I didn’t want this day to pass without acknowledging its significance as the 175th anniversary of the birth of Confederate Colonel John Singleton Mosby (1833-1916).
I know this, of course because the main character in my Civil War novel Shades of Gray is patterned after Mosby – a charismatic officer who was the leader of the most successful guerrilla command during the War Between the States.
To those sympathetic to the Southern cause, no name in the annals of the war conjures up a more gallant, romantic and awe-inspiring image than that of Mosby. The epitome of the Southern cavalier, Colonel Mosby was an enterprising officer whose small band of partisans often outwitted and outfought the Union army on the fields and farmlands of northern Virginia. As a result, the area stretching from the Potomac River to the Shenandoah Valley became known as Mosby’s Confederacy during the War Between the States. And today, as a tribute to that brave Virginian and his loyal band of followers, the region is known as the Mosby Heritage Area.
But while those in geographic regions south of the Mason-Dixon line see the wartime image of Mosby as everything that is valiant, virtuous and noble, those to the north are more likely to label the Confederate cavalryman a bushwhacker and horse thief.
Mosby’s courage under fire, however, is indisputable, as is the remarkable feat he pulled off in 1863. With only 29 men, he captured union General Edwin Stoughton at his headquarters in Fairfax Court House, along with 33 other Union officers and men, and a large number of horses. This daring enterprise was Mosby’s first attempt at command, and the success of it was just the beginning of a valiant career that lasted throughout the war.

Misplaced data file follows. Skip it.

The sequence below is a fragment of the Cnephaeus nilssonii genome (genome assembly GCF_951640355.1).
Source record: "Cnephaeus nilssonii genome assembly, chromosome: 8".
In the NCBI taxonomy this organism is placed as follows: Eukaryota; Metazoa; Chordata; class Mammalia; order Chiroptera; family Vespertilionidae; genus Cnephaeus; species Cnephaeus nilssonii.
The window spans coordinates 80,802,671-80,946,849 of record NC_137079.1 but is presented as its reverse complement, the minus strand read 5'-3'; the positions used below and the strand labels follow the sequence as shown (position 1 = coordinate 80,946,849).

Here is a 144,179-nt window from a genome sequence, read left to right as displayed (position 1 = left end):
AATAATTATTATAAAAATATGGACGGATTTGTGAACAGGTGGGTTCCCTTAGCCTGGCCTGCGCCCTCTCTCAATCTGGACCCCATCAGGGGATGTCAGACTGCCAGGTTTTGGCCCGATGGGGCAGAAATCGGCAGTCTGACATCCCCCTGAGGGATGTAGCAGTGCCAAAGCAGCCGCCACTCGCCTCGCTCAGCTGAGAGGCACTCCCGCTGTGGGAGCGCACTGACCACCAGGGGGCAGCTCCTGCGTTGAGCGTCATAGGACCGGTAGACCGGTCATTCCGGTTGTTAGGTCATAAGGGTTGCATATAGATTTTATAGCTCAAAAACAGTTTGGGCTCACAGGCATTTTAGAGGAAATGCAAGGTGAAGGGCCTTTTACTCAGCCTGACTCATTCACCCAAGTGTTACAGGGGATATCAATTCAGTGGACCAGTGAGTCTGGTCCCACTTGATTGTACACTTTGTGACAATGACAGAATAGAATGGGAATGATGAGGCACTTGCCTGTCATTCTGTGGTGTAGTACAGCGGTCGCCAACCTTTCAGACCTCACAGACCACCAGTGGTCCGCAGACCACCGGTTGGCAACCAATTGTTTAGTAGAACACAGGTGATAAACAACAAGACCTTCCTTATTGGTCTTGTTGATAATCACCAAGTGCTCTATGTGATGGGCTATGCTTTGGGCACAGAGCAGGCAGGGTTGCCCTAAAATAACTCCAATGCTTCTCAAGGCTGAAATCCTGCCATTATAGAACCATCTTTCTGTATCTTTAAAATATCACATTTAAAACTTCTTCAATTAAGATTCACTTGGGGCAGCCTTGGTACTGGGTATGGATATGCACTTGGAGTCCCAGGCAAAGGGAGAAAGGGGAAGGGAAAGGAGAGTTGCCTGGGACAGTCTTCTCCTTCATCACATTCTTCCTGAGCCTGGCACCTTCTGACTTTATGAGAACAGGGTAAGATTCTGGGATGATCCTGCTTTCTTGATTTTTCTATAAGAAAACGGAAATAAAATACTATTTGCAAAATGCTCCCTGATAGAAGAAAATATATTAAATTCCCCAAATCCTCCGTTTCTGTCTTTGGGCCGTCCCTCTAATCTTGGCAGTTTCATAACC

True to his rebellious character, Mosby disbanded his men with the following address rather than surrender his troops to the enemy:
Fauquier, April 21, 1865,
SOLDIERS: I have summoned you together for the last time. The vision we have cherished of a free and independent country has vanished, and that country is now the spoil of a conqueror. I disband your organization in preference to surrendering to our enemies. I am no longer your commander. After an association of more than two eventful years, I part from you with a just pride in the fame of your achievements and grateful recollections of your generous kindness to myself; and now at this moment of bidding you a final adieu, accept the assurance of my unchanging confidence and regard. Farewell.
J. S. Mosby,
Colonel Commanding Battalion
When traveling in Loudoun and Fauquier counties today, look for the signs depicting a silhouetted horseman with a flag that now mark the roads and byways where Mosby once reigned. The scenic region west of Leesburg retains much of the charm of its original historic landscape and landmarks.
Anyone who would like further information on John Singleton Mosby can visit